Full Disclosure: This will get nerdy.


Nick: I don’t have a particular affinity for either of the Keaton movies other than his performance. Bruce Wayne is, without a doubt, a deeply troubled man who mostly keeps it under wraps, and Keaton plays it perfectly.

Brandon: I like the Nolan movies but of the 80’s and 90’s [movies] Keaton is my favorite and that first Batman movie is near and dear to me.

Nick: I loved Keaton as Batman. He was my favorite for the overall Batman/Bruce Wayne combo. I don’t have a particular affinity for either of the Keaton movies other than his performance.

Brandon: Jack Nicholson.

Nick: Y’know what, I’ve never been a huge fan of his performance. I don’t hate it, but I don’t think it’s great.

Brandon: His every performance is great because he commits to it. He plays a great maniac. Is it possible that it’s the interpretation and not the performance you’re ambivalent about?

Nick: How do you mean, exactly? In my mind, interpretation is a big part of performance.

Brandon: I’m talking about commitment. Particularly in a Tim Burton flick interpretation is more about director choice performance more about execution. Even with a phenomenal character actor I imagine he was heavily directed by Burton.

Nick: Usually I’d agree, but in the late 80’s, I’d say that Nicholson could do what he wanted, no matter what Burton said.

Brandon: Maybe…might explain why they never worked together again. Also makes for a great conversation about the two interpretations of Joker: kills you in a funny way and kills you because he thinks it’s funny. I personally prefer the latter but understand how the former is more marketable

Nick: Yeah, the only two feature length movies Burton had under his belt then were Beetlejuice and Pee Wee.

Mike: Since I’m still along for this ride, I’d like to mention Joel Schumacher. That is all. #CodPiece

Brandon: Mike, you mean Joel Shitmaker.

Nick: I will say this about Schumacher, he set out to make a modern version of the Adam West series, and he totally did.

Brandon: Yeah but that show doesn’t work in a modern context.

Nick: I wouldn’t necessarily say that. The problem is that comic fans went in expecting Frank Miller’s Batman.

Brandon: I don’t think Broadway neon nipple pouty-lipped Batman works.

Nick: It’s a matter of taste than a matter of ‘working’. Shumacher set out to make a hyper-stylized version is all. It’s certainly not up *my* alley, but I wouldn’t say that it doesn’t work. He made what he set out to make.

Brandon: Yes. The evidence of it’s success was his third Batman movie. Batman Forever wasn’t as overboard as Batman and Robin.

Nick: Making money and succeeding at making what you set out are two different things. And it WAS successful, it made $237M. To be clear, I don’t like the movie, but he made what he wanted to, and he made a fuck-ton of money for WB too.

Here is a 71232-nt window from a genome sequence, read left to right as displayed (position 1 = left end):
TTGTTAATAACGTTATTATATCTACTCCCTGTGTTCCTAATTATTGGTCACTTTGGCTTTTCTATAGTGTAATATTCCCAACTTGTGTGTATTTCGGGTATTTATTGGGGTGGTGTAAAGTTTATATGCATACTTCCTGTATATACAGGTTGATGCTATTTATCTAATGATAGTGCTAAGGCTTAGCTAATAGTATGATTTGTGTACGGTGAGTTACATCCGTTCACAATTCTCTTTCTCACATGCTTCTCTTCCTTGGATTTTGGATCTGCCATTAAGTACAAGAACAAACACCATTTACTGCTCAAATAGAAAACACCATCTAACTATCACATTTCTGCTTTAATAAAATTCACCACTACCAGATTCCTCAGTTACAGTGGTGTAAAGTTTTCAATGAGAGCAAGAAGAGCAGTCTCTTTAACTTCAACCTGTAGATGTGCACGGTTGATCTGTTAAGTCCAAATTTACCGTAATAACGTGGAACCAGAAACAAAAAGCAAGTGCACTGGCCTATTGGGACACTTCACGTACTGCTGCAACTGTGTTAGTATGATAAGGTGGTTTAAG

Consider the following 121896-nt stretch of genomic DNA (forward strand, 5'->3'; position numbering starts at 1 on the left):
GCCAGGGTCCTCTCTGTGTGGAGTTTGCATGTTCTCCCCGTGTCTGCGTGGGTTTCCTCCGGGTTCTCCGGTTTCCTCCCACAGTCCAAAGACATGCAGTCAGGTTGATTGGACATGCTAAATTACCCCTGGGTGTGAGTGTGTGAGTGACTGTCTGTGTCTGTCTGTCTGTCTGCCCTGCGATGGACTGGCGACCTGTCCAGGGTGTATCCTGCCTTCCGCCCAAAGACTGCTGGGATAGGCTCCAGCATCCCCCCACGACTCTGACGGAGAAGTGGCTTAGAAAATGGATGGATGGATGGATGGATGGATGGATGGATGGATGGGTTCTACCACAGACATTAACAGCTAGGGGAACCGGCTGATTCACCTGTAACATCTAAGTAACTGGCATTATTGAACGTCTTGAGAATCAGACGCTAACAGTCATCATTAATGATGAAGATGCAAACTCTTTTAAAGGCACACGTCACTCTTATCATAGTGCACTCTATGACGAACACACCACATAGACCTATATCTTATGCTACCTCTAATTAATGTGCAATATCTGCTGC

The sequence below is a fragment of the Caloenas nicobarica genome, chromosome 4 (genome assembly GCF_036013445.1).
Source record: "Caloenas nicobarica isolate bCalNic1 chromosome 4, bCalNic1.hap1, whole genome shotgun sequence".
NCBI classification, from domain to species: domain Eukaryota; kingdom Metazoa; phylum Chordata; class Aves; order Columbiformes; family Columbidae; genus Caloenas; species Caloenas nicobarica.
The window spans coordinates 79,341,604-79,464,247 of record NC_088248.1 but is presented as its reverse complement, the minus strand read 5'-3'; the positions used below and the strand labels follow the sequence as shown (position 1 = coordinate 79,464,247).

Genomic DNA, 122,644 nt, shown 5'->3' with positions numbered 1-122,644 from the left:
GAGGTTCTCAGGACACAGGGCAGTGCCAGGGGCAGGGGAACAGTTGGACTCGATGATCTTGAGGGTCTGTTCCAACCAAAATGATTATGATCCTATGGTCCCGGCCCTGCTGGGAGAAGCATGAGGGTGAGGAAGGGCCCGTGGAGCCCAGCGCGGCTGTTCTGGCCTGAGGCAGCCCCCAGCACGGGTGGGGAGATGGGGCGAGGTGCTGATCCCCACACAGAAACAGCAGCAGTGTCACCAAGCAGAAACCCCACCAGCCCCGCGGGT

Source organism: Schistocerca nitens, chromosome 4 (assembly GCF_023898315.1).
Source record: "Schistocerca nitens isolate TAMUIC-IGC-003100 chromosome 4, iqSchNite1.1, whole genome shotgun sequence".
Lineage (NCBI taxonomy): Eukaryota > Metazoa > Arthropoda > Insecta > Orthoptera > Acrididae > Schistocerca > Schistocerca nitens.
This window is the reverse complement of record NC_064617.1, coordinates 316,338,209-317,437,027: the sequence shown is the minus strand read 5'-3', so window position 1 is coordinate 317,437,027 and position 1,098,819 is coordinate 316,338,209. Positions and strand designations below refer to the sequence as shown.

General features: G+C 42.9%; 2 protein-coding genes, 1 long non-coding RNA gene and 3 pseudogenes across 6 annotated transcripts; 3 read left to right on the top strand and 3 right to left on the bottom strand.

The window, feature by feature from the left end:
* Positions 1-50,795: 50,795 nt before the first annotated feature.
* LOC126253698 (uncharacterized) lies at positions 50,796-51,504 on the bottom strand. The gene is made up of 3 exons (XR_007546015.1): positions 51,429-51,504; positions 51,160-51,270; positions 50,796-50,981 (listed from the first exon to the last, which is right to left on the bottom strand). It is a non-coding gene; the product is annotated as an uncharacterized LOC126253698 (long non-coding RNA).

Brandon: Yeah mostly in the first weekend.

Nick: Most tent-pole movies make the lion’s share of their money in the opening week, though. It made $42M it’s opening weekend.

Brandon: Closer to 43. For the rest of its run in North America it made the rest of the $107 million. That’s a sharp decline. It then made $130 million internationally because they didn’t know better. It turned a profit but not a big enough one for them to make more in that series. They needed a reboot.

Nick: I’m not buying that argument for a second. It still profited over $100 million.

Brandon: Wikipedia cites a 63% decline. I’m not doing more research but that seems uncommonly sharp.

Nick: All I’m saying is, Shumacher wanted a stylized Batman.

Brandon: I’m not arguing that. I’m just saying that it’s not great and wasn’t a popular or successful vision. It should have made billions! I grew up with bat nipples on bats but not on Batmen.

Nick: He made a stylized Batman, and a $100M profit for Warner Brothers.

Brandon: yes. #Agreed your terms are correct. My terms of bat nipples are also agreeable.

Nick: It’s been admitted! Brandon finds Bat-nipples agreeable! #waitwhat?

The whole conversation kind of fell apart at this point but I think the gist of the rift is apparent in this transcription. There may be no ultimately right or wrong argument (though I tend to think I am right as I am wont to do). What is the measure of success? What do you think? Let us know.


Ghostbusters- What Makes it Great

Believe it or not, movies get written.  When you watch a movie: good, great, terrible, plague on humanity; it was written by someone who thought it was a good idea at the time. Unlike books and short stories, the ideas put into a script are not always the entirety of the end product. There is a lot of dilution that occurs from script purchase to movie marquee. Directors make changes, producers call for re-writes, actors ad lib, and in the end the screen play ends up changing dramatically. Who knows…maybe Battlefield Earth was the magnum opus of our age before it got in the hands of a production team (I doubt it, but it’s possible).